Radio and TV Aren't Just for Ads, Says Vatican Official

Archbishop Foley Addresses Broadcasters Meeting

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AMSTERDAM, Netherlands, NOV. 8, 2005 ( The Church is not against commercial advertising in the media, particularly radio and television. But it does believe that those media are not simply electronic billboards for commercial services.

This conviction was expressed today by Archbishop John Foley, president of the Pontifical Council for Social Communications, when addressing the meeting of the European Broadcasting Union, held in Amsterdam.

The American prelate explained that at the ethical level the media must be guided by «three fundamental principles of truth, respect for the dignity of the individual and the service of the common good.»

«The Catholic Church has been involved in advertising for 2,000 years,» he said. «We call it evangelization, we really believe our message and we offer much more than a lifetime guarantee.»

«When advertising executives accuse us correctly of occasionally being guilty of the ‘mortal sin’ in communications — of being dull — I invite them to help us to communicate our message in an ever more interesting way,» the Vatican official said. «I remind them that we don’t pay much, but that our retirement benefits are out of this world.»

Public airwaves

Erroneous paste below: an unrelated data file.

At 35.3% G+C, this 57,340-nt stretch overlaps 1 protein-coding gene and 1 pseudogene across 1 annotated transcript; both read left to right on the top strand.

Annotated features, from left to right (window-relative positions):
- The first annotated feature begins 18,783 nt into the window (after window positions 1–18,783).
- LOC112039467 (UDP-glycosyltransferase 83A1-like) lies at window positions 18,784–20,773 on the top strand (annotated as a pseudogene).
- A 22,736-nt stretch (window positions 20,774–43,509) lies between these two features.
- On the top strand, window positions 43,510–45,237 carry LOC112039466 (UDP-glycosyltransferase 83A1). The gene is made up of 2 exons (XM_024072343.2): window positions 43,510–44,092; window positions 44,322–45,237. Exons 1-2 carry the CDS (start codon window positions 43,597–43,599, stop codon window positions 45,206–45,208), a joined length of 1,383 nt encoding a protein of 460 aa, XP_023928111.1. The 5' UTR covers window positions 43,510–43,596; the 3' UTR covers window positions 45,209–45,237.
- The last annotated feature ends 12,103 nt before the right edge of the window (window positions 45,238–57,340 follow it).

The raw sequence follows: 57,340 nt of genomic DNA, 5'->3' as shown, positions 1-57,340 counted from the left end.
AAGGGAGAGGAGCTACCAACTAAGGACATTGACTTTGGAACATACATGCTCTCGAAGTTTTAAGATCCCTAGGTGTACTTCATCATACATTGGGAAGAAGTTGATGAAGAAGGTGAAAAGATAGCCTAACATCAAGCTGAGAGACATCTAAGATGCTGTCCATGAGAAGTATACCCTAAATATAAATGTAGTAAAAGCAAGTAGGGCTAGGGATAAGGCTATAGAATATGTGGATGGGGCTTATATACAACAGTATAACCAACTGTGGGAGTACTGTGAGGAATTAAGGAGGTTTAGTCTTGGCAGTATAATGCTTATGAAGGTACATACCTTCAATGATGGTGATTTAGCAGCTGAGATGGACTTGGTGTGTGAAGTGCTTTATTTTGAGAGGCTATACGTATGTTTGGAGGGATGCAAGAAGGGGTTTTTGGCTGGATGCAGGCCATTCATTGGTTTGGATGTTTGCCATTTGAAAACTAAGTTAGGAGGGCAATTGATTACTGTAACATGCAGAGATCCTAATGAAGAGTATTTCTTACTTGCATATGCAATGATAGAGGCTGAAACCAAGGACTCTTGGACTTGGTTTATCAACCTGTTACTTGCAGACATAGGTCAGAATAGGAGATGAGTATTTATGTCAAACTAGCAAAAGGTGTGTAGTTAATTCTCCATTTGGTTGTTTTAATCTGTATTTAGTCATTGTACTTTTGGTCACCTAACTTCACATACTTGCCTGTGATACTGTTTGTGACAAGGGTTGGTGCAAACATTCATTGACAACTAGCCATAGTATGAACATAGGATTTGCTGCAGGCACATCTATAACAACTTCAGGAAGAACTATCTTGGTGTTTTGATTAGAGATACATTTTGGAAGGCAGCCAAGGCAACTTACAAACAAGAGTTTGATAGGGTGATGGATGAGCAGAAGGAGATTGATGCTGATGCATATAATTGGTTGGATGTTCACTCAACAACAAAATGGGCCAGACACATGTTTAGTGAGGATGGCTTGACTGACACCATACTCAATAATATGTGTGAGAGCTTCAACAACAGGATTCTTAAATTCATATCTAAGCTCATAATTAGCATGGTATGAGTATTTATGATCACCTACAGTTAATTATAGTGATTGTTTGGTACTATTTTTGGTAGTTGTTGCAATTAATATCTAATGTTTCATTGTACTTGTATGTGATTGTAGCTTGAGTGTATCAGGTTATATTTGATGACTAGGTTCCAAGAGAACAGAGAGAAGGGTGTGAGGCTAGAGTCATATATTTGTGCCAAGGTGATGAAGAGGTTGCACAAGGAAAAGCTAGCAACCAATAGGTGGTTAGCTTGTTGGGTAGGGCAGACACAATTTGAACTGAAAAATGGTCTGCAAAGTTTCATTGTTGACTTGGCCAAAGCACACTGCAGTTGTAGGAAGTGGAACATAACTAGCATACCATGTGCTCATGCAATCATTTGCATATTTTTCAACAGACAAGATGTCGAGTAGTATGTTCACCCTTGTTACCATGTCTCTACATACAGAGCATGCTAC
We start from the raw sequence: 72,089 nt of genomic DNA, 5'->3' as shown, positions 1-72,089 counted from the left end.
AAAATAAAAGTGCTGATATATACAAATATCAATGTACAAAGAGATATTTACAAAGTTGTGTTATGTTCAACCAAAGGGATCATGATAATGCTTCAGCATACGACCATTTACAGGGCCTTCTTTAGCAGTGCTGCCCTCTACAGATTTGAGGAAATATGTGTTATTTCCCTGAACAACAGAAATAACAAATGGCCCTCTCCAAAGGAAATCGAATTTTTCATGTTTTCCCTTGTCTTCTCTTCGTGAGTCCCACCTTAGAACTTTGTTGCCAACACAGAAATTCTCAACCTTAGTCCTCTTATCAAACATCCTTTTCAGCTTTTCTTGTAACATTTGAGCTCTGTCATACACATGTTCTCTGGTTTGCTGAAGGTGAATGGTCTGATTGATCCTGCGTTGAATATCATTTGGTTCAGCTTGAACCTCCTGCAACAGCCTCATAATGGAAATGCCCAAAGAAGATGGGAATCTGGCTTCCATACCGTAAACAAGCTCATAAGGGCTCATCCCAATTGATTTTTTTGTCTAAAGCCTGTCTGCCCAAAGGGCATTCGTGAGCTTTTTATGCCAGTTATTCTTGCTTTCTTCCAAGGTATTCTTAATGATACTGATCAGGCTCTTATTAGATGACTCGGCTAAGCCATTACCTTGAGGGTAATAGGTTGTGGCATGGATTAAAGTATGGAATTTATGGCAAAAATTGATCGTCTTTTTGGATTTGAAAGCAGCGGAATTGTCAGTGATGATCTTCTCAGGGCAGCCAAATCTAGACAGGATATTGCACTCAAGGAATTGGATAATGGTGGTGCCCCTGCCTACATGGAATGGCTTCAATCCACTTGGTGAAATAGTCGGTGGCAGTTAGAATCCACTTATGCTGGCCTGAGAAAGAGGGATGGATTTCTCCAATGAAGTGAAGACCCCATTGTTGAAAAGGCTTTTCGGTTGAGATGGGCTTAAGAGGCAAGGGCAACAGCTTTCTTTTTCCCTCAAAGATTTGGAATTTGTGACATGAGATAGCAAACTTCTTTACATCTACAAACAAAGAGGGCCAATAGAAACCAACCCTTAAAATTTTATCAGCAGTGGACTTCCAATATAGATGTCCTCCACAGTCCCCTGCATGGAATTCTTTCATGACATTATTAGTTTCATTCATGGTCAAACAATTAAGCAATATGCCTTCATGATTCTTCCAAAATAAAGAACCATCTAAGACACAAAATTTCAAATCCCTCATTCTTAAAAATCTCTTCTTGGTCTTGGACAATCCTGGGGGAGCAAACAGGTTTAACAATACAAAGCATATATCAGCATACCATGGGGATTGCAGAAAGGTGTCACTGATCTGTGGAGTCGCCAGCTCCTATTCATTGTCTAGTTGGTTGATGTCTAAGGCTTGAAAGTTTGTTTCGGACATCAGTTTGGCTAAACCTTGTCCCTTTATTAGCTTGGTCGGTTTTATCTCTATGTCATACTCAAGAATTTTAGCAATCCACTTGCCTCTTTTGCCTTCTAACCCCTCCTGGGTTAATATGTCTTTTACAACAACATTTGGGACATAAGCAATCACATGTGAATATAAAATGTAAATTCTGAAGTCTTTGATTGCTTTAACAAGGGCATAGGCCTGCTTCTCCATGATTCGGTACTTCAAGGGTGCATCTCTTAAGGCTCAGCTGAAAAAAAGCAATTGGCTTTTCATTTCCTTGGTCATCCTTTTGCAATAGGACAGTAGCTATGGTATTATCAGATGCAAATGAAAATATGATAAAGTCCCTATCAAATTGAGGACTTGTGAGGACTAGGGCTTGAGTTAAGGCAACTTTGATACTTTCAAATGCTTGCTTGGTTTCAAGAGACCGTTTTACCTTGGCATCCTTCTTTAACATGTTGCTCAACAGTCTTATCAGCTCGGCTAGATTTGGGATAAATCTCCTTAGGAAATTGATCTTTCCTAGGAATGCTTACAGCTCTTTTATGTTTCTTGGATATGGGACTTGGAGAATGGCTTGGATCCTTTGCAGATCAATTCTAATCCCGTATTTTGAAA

Archbishop Foley continued: «While I have nothing against advertising in radio and television, as you have already heard, I am convinced that radio and television must be more than an electronic billboard for commercial goods and services.

«The airwaves belong to the public; frequencies are assigned to serve the public. While commercial broadcasters have a right to make a living, they have no right to make a killing — and public authority has a right to demand that even commercial broadcasters maintain certain standards of good taste and also provide programming which truly serves the common good, including public service programming.»

The archbishop invited public broadcasting services not only to produce valuable programs of news and entertainment, but also programming which helps «to keep alive the rich cultural traditions of the nations of Europe.»

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